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February 21, 2024 

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SHORT-RUN SUPPLY CURVE, MONOPOLISTIC COMPETITION: Market control by a monopolistically competitive firm means that it does not have a supply relation between the quantity of output produced and the price. By way of comparison a perfectly competitive firm DOES have a short-run supply curve. The small amount of market control by a monopolistically competitive firm means that its' price is NOT equal to marginal revenue, and thus it does NOT equate marginal cost and price. As such, a monopolistically competitive firm does not move along it's marginal cost curve. A monopolistic competition does not necessarily supply larger quantities at higher prices or smaller quantities at lower prices.

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ENTRY BARRIER: An institutional, government, technological, or economic restriction on the entry of firms into a market or industry. The four primary barriers to entry are: resource ownership, patents and copyrights, government restrictions, and start-up costs. Barriers to entry are a key reason for market control and the inefficiency that this generates. In particular, monopoly, oligopoly, monopsony, and oligopsony often owe their market control to assorted barriers to entry. By way of contrast, perfect competition, monopolistic competition, and monopsonistic competition have few if any barriers to entry and thus little or no market control.

     See also | institution | government | technology | firm | market | market control | inefficiency | monopoly | monopsony | oligopsony | perfect competition | monopolistic competition | monopsonistic competition |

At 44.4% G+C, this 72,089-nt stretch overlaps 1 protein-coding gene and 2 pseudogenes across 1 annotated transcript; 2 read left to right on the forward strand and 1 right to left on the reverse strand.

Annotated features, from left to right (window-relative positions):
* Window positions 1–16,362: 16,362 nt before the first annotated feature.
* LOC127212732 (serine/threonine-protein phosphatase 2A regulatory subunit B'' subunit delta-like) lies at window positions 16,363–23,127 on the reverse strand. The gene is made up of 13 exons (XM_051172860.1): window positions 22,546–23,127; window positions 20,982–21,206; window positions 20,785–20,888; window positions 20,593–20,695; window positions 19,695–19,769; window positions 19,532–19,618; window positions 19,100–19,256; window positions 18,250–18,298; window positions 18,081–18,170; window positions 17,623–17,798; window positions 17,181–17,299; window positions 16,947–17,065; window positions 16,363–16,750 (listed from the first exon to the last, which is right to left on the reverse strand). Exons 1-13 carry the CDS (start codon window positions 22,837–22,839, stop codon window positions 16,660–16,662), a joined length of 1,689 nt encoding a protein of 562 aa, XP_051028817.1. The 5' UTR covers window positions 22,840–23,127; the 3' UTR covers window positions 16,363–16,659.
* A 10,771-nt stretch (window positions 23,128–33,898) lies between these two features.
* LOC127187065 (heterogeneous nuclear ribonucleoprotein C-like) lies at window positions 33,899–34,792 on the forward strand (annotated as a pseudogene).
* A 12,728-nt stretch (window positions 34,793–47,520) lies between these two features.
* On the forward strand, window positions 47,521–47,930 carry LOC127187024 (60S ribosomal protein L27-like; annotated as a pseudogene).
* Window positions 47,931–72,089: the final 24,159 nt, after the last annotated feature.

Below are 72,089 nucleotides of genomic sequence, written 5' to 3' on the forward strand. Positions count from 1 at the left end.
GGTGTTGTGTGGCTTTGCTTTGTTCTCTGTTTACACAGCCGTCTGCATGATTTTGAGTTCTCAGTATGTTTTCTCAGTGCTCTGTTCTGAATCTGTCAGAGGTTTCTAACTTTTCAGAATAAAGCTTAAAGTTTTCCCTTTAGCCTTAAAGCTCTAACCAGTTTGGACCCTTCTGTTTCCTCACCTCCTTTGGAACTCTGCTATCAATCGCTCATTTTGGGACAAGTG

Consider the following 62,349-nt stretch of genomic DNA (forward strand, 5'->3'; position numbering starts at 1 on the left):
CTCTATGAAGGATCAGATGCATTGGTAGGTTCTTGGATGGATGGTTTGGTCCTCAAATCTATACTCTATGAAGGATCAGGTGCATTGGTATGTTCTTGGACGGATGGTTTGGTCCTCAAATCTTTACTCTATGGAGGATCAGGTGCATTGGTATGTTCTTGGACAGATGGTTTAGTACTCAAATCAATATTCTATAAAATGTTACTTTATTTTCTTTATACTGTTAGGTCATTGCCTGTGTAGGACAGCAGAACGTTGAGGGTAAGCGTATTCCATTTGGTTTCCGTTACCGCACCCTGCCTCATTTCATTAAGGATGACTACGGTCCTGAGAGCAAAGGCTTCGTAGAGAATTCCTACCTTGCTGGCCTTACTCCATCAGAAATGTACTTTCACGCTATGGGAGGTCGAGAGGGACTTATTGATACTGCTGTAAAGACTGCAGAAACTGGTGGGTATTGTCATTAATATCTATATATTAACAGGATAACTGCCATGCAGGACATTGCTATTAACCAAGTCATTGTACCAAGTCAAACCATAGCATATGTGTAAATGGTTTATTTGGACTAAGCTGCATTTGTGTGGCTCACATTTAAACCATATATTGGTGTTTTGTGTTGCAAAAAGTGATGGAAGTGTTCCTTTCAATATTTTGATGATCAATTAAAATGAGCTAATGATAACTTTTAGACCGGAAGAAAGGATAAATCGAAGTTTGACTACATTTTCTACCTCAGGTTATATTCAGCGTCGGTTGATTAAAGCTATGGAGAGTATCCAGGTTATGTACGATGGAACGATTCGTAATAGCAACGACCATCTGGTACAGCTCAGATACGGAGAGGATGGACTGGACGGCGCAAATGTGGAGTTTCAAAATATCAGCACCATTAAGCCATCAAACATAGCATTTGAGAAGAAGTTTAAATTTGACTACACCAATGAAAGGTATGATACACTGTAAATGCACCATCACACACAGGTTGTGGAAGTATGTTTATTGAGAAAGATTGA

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SAY'S LAW

A principle of classical economics developed the French economist Jean-Baptiste Say that is commonly summarized as "supply creates its own demand." This law, also referred to as Say's "theory of markets" or "law of markets," indicates that the act of producing aggregate output generates a sufficient amount of aggregate income to purchase all of the output produced. This principle indicated that excess production or insufficient demand for production was unlikely to occur, at least for any extended period. When combined with flexible prices and saving-investment equality, Say's law further implied that an economy would achieve and maintain full employment of resources. This law was singled out by John Maynard Keynes in his critique of classical economics, but remains relevant in current macroeconomic analysis, reflected in the circular flow model.

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Today, you are likely to spend a great deal of time calling an endless list of 800 numbers hoping to buy either a T-shirt commemorating next Thursday or a birthday gift for your uncle. Be on the lookout for slow moving vehicles with darkened windows.
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Only 1% of the U.S. population paid income taxes when the income tax was established in 1914.
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